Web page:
The first time Yoon Hee was abandoned, she was an infant.
She was born in a village near North Korea's sacred Mount Baekdu, where the country's lore claims its founder, Kim Il Sung, led the fight for independence and his oldest son, Kim Jong Il, was born.
But the similarities between Yoon Hee and her homeland's rulers end there.
Six months after her birth, her parents divorced and left Yoon Hee in the care of a friend.
The second time she was abandoned, Yoon Hee was 8 and had gone back to live with her mother.
One day, her mother told her she had somewhere to go. "She never came back," Yoon Hee said.
Yoon Hee had no choice but to live alone in North Korea. So she did what many abandoned North Korean children do -- living on the streets, nearly freezing to death in the winters, begging for mercy, plucking grass for food and crying so hard at night only the pain in her face could stifle her tears.
Yoon Hee stayed in the same neighborhood as her mother in the city of Hyesan, hoping they could live together again.
"I sometimes ran into her on the streets," Yoon Hee said, "but I couldn't ever get a warm feeling from her."
One time when they met, Yoon Hee said, "she told me she was already having a hard time living by herself, so she couldn't live with me."
But Yoon Hee was undeterred.
"I had a hope."
Death by electrocution
Amid tensions in the Korean peninsula, much of the focus has fallen on deciphering the next moves of Pyongyang's new leader, Kim Jong Un.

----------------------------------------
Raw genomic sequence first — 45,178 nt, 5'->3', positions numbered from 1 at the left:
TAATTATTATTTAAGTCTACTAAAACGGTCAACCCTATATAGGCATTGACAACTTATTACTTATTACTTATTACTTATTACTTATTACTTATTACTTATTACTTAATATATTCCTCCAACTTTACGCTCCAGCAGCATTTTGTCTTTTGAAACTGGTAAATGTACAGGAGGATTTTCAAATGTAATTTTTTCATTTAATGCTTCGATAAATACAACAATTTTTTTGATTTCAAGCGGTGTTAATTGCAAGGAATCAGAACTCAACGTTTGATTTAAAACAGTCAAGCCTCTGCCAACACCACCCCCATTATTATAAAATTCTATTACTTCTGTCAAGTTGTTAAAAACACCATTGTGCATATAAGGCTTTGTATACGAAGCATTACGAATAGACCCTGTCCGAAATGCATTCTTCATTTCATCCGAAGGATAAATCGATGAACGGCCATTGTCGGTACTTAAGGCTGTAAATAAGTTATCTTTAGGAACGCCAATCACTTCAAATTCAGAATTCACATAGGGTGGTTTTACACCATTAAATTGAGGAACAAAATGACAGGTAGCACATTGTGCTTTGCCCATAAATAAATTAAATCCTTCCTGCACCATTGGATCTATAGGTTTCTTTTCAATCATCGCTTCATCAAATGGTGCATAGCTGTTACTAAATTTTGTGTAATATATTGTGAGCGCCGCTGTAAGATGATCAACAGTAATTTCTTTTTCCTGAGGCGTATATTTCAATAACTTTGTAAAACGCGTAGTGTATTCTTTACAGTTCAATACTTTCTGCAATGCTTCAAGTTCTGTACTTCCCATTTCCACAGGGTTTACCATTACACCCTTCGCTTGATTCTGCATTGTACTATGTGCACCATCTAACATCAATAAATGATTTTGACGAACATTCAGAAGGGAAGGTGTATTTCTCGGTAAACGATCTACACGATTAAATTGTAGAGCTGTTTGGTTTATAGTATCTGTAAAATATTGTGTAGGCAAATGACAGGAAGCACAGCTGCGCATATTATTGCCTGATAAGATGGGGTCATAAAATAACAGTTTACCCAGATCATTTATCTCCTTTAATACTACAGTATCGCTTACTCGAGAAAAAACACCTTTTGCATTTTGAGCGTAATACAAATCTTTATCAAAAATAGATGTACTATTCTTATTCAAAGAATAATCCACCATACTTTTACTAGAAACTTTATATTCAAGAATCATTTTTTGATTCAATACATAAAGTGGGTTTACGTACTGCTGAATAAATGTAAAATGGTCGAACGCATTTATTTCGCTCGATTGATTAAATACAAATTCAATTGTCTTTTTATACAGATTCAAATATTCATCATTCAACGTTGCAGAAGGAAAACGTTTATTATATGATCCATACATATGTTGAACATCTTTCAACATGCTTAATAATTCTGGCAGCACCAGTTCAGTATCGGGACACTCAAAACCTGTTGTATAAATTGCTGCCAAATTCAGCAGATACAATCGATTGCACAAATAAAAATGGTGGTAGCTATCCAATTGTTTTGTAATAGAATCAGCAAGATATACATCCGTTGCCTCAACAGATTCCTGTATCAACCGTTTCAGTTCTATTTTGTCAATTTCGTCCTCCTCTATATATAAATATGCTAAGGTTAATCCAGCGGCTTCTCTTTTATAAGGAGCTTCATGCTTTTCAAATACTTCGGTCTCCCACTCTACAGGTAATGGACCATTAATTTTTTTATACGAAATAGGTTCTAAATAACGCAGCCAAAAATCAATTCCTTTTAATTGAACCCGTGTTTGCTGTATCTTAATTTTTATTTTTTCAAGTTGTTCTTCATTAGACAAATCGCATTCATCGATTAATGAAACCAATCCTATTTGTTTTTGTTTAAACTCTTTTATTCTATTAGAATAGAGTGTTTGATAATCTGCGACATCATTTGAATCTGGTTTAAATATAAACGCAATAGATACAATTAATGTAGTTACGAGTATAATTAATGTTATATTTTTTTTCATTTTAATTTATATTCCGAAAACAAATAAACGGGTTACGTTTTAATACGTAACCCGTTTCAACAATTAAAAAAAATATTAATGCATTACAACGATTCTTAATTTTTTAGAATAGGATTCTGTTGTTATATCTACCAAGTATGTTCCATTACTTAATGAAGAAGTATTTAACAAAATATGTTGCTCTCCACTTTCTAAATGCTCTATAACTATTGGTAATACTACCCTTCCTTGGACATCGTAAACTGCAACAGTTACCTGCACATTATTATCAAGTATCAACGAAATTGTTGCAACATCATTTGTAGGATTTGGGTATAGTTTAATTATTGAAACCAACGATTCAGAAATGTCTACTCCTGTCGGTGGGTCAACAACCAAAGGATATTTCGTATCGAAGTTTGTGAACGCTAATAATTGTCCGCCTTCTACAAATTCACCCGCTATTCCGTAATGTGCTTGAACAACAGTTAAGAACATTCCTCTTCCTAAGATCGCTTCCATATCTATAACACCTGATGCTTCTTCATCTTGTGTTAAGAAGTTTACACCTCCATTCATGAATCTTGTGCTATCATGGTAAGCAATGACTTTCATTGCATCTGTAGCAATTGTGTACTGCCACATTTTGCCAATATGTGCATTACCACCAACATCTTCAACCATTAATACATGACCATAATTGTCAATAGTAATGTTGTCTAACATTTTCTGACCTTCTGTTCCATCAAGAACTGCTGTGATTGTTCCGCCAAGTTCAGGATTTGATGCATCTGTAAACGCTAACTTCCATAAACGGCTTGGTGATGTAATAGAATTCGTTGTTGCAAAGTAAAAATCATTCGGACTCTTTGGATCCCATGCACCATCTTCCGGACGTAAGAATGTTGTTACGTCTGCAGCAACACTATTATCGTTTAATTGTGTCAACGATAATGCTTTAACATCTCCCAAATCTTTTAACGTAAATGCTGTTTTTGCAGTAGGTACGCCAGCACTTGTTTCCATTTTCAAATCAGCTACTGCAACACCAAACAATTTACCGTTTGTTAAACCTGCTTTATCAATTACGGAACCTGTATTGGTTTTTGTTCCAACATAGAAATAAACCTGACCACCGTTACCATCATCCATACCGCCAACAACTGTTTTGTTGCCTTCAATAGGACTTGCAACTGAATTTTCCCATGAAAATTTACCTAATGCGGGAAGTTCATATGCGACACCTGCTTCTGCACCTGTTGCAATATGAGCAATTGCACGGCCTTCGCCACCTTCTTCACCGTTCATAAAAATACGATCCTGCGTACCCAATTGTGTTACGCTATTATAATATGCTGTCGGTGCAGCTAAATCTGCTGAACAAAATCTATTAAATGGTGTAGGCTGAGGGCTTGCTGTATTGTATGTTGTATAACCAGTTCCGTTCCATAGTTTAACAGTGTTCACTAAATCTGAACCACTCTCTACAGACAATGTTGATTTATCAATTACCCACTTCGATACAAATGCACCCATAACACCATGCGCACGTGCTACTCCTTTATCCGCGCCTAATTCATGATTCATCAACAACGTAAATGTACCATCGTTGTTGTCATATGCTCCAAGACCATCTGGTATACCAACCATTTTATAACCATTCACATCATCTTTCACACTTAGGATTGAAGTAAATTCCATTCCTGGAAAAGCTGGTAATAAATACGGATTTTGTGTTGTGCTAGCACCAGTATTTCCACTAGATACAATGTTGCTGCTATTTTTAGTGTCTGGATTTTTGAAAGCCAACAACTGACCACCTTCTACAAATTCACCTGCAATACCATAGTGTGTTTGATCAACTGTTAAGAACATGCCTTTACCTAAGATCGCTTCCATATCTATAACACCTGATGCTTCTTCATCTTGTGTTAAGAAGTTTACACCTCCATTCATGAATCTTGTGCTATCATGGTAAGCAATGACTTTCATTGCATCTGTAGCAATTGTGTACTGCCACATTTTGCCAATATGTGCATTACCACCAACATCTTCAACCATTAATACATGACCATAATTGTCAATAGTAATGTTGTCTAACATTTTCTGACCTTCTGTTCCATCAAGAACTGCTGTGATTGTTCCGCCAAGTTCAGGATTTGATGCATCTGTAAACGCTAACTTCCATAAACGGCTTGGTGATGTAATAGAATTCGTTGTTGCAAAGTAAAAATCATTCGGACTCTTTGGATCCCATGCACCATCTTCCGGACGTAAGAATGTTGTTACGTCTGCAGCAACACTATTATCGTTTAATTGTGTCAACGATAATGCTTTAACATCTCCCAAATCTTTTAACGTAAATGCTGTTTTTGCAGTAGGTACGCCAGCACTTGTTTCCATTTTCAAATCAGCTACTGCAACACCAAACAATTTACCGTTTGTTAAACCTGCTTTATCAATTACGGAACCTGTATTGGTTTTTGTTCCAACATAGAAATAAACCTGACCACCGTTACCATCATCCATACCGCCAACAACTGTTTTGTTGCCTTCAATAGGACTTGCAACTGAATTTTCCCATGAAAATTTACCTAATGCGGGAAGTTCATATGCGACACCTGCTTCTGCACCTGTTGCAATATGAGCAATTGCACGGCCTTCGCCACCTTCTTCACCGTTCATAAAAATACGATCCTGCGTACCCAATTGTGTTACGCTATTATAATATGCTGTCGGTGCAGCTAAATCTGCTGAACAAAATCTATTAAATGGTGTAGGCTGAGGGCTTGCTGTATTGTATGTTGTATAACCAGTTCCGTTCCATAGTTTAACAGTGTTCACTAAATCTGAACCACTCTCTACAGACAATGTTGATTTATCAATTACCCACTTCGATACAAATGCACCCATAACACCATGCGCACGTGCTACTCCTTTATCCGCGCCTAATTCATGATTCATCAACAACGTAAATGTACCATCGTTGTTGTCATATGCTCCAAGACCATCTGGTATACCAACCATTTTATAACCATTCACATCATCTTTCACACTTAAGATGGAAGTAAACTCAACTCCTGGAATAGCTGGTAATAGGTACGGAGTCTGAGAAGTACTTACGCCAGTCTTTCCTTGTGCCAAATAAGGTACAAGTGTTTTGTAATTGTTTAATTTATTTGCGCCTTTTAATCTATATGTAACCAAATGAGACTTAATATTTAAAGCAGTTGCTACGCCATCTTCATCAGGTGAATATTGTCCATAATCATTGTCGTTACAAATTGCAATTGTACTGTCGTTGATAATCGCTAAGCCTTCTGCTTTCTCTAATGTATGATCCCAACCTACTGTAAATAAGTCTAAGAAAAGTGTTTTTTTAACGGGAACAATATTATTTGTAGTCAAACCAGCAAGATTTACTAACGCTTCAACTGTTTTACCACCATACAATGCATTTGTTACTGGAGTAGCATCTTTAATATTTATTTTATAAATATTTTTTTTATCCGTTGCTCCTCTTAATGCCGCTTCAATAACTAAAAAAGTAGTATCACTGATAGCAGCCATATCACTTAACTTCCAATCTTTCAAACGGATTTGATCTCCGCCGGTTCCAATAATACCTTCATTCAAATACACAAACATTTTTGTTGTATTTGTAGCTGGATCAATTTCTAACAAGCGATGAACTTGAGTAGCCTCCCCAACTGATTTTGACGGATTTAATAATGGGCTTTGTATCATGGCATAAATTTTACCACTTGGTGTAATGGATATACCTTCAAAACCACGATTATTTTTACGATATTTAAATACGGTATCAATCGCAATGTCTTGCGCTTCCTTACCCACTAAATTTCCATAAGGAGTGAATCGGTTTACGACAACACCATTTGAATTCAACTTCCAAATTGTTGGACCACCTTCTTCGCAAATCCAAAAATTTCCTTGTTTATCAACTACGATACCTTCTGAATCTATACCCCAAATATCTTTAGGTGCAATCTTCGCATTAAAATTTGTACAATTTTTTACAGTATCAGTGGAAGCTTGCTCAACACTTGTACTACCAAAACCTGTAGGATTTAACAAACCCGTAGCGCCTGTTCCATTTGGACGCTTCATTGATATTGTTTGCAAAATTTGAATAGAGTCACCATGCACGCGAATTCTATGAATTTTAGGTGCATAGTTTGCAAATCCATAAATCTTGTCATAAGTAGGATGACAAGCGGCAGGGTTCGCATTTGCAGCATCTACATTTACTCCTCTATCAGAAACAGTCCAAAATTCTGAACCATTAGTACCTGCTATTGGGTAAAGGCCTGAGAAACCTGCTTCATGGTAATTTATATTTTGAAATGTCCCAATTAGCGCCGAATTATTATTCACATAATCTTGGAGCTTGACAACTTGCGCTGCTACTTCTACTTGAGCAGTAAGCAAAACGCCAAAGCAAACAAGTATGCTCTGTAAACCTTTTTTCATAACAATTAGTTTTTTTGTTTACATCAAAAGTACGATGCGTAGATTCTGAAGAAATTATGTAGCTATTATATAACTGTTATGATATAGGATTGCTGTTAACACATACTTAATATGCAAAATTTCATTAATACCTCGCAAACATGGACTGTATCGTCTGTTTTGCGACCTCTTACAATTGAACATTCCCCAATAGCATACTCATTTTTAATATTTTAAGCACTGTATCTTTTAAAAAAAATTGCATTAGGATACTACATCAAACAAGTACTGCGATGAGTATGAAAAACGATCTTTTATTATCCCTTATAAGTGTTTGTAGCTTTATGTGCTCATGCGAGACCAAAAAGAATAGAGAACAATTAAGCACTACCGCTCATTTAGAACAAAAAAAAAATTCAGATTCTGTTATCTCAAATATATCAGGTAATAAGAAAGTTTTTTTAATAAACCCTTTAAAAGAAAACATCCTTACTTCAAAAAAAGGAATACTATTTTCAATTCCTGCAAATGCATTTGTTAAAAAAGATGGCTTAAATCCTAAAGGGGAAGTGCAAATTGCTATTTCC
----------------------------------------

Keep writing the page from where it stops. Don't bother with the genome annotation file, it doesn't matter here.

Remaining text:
But all this belies a humanitarian crisis in North Korea, a country that boasts of its military strength and nuclear capabilities and yet has no place for homeless orphans.
"There are many children like me who die," said Hyuk Kim, who fled North Korea in 2011, nearly a decade after becoming an orphan.
In the punishing winters, Hyuk and other orphans would break into sheds containing electric transformers near factories and markets to find a warm place to sleep.
"Many children accidentally end up touching the transformers while sleeping and die," said Hyuk, who asked that his real name not be used for the safety of family members still in North Korea.
As Hyuk dozed off each night curled next to a transformer, he would try to stay as still as possible -- willing himself not to move in his sleep.
"I thought I would live forever this way," he said.
Glimpse into the underbelly
The plight of orphans who've escaped North Korea caught the attention of U.S. humanitarian groups, who've lobbied for years to pave the way for their adoption by Americans and others.
In January, President Obama signed the North Korean Child Welfare Act of 2012, which instructs the U.S. State Department to "advocate for the best interests of these children" -- including helping to reunite families and facilitate adoptions.
The law is aimed primarily at those orphans hiding in China and other countries. Those who make it to South Korea are provided an education, a path to citizenship and even a chance at adoption.
Gwak Jong-Moon knows the pain orphans suffer. He's the principal of Hangyeore Middle-High School, a South Korean transitional facility open only to North Korean children and teenagers.